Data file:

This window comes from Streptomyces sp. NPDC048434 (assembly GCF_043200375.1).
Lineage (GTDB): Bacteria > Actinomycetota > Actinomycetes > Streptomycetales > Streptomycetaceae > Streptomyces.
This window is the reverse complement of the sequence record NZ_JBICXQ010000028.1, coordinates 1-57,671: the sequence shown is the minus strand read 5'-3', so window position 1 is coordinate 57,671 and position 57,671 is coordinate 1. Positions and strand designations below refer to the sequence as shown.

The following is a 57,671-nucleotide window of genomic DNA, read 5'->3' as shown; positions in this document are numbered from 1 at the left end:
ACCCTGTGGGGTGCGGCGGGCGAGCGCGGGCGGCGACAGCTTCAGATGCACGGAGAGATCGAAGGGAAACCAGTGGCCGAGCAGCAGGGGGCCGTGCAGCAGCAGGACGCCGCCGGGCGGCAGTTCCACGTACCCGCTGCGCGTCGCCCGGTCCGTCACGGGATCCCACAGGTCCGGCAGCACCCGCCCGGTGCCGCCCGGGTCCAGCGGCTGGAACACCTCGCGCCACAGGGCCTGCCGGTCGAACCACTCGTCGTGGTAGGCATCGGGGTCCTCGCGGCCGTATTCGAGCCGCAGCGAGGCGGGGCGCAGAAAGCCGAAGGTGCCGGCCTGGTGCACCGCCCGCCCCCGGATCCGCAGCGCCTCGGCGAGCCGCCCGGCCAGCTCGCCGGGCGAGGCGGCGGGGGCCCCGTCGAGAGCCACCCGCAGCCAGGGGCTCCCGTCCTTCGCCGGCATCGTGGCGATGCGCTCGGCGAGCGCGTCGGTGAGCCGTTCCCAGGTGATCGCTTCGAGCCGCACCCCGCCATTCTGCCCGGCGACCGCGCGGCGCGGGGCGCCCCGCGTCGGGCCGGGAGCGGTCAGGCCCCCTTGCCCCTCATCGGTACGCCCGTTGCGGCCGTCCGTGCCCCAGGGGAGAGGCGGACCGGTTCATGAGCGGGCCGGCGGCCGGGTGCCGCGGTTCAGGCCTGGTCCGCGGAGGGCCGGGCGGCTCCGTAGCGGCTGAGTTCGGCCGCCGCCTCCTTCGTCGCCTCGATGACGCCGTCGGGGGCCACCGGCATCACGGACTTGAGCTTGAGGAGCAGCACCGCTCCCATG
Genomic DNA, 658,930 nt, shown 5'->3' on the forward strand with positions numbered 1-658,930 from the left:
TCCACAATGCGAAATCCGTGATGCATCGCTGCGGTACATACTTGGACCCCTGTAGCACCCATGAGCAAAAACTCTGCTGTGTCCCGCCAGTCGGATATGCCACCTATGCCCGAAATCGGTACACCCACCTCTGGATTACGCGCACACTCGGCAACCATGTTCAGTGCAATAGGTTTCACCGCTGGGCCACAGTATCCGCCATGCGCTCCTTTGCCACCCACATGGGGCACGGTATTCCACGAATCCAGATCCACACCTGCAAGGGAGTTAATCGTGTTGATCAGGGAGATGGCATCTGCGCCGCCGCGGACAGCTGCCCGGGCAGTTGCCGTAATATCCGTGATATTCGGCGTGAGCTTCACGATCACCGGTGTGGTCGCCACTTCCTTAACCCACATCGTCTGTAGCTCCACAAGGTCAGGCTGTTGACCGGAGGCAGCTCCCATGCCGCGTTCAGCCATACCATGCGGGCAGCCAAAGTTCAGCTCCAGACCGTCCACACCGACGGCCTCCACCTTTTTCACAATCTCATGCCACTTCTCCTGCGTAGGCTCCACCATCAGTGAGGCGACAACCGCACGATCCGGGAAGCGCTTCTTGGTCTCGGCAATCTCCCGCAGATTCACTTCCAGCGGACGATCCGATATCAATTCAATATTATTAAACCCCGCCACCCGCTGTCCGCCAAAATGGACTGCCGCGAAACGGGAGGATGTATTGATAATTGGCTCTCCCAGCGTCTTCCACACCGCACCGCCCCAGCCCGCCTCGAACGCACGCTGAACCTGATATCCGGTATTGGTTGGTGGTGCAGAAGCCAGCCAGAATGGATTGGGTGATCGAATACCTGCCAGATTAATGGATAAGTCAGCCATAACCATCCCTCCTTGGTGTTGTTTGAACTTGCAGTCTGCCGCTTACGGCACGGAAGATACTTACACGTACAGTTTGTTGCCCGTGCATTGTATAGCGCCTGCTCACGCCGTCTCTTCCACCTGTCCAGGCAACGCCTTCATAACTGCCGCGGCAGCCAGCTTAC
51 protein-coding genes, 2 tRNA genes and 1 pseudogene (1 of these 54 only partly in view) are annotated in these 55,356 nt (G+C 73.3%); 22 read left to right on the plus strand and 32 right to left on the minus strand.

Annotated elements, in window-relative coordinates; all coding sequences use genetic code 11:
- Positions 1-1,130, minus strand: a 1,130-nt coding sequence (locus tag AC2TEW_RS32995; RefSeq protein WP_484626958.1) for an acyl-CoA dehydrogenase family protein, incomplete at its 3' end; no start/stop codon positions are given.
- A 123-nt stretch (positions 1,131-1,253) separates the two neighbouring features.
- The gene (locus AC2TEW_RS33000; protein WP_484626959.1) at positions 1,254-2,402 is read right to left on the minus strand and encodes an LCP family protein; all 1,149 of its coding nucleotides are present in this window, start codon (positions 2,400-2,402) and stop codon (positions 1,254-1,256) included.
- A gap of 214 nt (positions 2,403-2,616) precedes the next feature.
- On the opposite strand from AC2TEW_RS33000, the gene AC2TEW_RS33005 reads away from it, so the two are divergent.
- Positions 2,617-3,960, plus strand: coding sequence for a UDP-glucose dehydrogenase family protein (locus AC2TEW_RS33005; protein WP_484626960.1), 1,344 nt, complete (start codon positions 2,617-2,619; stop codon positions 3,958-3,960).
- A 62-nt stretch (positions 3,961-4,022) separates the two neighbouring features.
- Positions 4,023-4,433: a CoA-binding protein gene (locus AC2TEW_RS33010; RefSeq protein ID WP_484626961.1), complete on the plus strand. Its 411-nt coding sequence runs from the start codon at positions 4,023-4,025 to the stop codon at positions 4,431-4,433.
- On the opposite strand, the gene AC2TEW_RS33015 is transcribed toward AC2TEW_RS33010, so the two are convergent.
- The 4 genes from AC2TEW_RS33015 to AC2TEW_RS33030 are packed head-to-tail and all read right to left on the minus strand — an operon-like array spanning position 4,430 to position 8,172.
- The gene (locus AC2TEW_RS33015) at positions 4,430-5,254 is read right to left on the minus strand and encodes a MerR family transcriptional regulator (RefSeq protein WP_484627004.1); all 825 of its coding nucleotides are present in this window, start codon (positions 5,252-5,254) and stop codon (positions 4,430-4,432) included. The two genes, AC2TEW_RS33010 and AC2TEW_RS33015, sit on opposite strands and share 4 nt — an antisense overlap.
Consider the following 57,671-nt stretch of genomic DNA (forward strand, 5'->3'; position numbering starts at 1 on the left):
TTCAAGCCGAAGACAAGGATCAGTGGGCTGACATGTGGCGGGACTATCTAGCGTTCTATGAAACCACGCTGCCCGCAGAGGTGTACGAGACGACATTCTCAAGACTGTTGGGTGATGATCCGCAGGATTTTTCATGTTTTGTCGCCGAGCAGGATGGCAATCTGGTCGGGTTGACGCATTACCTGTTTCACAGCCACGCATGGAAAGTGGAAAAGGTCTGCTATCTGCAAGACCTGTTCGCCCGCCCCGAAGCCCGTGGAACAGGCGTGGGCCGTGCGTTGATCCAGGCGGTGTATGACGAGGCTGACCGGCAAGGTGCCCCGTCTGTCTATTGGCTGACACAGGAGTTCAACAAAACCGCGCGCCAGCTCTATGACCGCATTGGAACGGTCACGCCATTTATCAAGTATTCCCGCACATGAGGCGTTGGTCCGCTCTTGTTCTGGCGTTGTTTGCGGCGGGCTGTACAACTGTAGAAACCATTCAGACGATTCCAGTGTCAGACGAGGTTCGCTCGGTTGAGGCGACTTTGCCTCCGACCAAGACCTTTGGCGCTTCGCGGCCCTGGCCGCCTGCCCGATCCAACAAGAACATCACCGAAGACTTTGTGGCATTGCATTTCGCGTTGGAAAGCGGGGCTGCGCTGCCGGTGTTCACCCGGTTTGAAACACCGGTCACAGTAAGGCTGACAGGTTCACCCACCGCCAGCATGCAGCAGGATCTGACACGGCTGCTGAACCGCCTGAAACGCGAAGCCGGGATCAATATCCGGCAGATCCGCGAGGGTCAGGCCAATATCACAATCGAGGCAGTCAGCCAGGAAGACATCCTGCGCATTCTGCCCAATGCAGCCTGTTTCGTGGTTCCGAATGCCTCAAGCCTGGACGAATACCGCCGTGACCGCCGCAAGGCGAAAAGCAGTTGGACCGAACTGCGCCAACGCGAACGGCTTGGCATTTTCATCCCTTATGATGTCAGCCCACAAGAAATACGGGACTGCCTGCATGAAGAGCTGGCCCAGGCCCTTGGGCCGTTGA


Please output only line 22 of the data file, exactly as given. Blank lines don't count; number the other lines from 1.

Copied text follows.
TTCAAGCCGAAGACAAGGATCAGTGGGCTGACATGTGGCGGGACTATCTAGCGTTCTATGAAACCACGCTGCCCGCAGAGGTGTACGAGACGACATTCTCAAGACTGTTGGGTGATGATCCGCAGGATTTTTCATGTTTTGTCGCCGAGCAGGATGGCAATCTGGTCGGGTTGACGCATTACCTGTTTCACAGCCACGCATGGAAAGTGGAAAAGGTCTGCTATCTGCAAGACCTGTTCGCCCGCCCCGAAGCCCGTGGAACAGGCGTGGGCCGTGCGTTGATCCAGGCGGTGTATGACGAGGCTGACCGGCAAGGTGCCCCGTCTGTCTATTGGCTGACACAGGAGTTCAACAAAACCGCGCGCCAGCTCTATGACCGCATTGGAACGGTCACGCCATTTATCAAGTATTCCCGCACATGAGGCGTTGGTCCGCTCTTGTTCTGGCGTTGTTTGCGGCGGGCTGTACAACTGTAGAAACCATTCAGACGATTCCAGTGTCAGACGAGGTTCGCTCGGTTGAGGCGACTTTGCCTCCGACCAAGACCTTTGGCGCTTCGCGGCCCTGGCCGCCTGCCCGATCCAACAAGAACATCACCGAAGACTTTGTGGCATTGCATTTCGCGTTGGAAAGCGGGGCTGCGCTGCCGGTGTTCACCCGGTTTGAAACACCGGTCACAGTAAGGCTGACAGGTTCACCCACCGCCAGCATGCAGCAGGATCTGACACGGCTGCTGAACCGCCTGAAACGCGAAGCCGGGATCAATATCCGGCAGATCCGCGAGGGTCAGGCCAATATCACAATCGAGGCAGTCAGCCAGGAAGACATCCTGCGCATTCTGCCCAATGCAGCCTGTTTCGTGGTTCCGAATGCCTCAAGCCTGGACGAATACCGCCGTGACCGCCGCAAGGCGAAAAGCAGTTGGACCGAACTGCGCCAACGCGAACGGCTTGGCATTTTCATCCCTTATGATGTCAGCCCACAAGAAATACGGGACTGCCTGCATGAAGAGCTGGCCCAGGCCCTTGGGCCGTTGA